The Get Down has officially been put down by Netflix, with the streaming service announcing today that its ambitious hip-hop period piece drama will not get a second season. Since Netflix doesn’t release official viewing numbers, we may literally never know how the show actually performed by way of digital “ratings,” but we do know that Get Down was incredibly expensive. Variety reports that it carried a $120 million price tag overall to produce, with each episode costing $7.5 million. A bill like that would seem to make cancelation a very likely scenario, but in an interview with Vulture last year, creator Baz Luhrmann said that Sony and Netflix were entirely committed to advancing the story. “To be honest, we have already developed the opening of the next season,” Lurhmann said. “Sony and Netflix have been very driven about having a second season. There has been no question about that. They really want it.” One Netflix exec apparently even told him, “We are not in the habit of creating awesome characters and then throwing them away.”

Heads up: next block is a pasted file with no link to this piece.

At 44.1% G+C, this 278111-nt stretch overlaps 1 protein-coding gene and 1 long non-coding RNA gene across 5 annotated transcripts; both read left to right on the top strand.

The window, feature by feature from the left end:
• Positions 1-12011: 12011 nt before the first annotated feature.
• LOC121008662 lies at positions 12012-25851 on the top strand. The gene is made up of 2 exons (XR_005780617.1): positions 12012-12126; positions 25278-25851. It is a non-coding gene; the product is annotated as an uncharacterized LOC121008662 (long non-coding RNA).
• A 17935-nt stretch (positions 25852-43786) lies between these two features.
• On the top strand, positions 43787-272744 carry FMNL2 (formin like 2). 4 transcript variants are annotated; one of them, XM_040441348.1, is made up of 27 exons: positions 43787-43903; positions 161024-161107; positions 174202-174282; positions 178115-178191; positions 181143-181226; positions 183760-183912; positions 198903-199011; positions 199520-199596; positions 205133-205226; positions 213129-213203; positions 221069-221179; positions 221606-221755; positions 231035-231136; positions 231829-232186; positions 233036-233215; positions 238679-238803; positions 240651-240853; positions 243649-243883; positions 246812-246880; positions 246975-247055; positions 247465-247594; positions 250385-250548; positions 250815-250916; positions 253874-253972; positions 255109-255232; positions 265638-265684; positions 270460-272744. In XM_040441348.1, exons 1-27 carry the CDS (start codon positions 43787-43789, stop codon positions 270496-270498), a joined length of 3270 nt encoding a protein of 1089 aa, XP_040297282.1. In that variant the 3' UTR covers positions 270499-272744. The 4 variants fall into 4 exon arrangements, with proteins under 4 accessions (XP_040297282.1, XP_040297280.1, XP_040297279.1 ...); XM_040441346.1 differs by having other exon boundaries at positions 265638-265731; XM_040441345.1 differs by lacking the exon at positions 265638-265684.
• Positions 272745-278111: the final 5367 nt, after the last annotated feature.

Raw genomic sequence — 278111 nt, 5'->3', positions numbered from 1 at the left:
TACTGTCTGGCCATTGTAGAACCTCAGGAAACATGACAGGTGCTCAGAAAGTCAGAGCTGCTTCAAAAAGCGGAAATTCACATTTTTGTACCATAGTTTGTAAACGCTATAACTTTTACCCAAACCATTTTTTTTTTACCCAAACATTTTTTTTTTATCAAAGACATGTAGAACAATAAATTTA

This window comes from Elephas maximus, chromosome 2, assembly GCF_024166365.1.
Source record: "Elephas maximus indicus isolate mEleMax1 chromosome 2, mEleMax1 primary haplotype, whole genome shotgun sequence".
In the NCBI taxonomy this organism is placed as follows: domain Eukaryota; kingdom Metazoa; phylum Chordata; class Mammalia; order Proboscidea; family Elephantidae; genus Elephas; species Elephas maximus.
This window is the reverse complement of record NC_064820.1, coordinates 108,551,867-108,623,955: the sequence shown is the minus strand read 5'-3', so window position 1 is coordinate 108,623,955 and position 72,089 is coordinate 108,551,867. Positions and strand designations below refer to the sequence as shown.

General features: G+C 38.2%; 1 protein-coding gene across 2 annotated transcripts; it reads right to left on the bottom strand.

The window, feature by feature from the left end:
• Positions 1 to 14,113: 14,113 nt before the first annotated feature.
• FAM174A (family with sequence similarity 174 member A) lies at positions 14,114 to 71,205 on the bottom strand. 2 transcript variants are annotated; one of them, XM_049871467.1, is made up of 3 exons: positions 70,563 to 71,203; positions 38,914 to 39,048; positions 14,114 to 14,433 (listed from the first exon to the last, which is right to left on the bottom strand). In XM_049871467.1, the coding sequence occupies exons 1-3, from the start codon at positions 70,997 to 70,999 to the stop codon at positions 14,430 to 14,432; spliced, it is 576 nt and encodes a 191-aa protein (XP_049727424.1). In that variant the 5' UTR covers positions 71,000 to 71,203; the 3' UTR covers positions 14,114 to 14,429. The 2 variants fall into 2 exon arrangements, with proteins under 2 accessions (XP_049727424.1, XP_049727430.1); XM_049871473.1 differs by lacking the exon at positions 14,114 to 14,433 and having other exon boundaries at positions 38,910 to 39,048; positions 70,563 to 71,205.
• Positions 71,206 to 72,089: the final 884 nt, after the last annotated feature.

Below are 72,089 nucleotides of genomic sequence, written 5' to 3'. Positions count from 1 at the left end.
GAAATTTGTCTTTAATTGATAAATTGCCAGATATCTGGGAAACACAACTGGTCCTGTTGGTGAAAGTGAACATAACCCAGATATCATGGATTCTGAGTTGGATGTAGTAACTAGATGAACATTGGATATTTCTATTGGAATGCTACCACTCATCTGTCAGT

Luhrmann had also already said that he was not going to return as showrunner for a hypothetical second season, and that he never planned to be in that role in the first place. So with the show’s primary creative force stepping back in addition to the steep price tag, it seems Netflix just couldn’t justify breaking in a new leader to bring The Get Down back. In response to the news, Luhrmann posted a long letter to Facebook about his experience with the show, and the abstract possibilities of its future. “I wanted to speak to you with an open heart and just acknowledge how humbled and moved that not only I, but all who have given so much to this production, have been by your passion and commitment to see the next chapter of The Get Down go back into production in the immediate future,” the director wrote. “The cast of this show is unique and exceptional. Apart from our stellar veteran actors, I can’t tell you how privileged we all felt to have found such young, new talents, many of whom are now starring in motion pictures, creating music, and taking tremendous strides in their careers.” You can read the full letter here.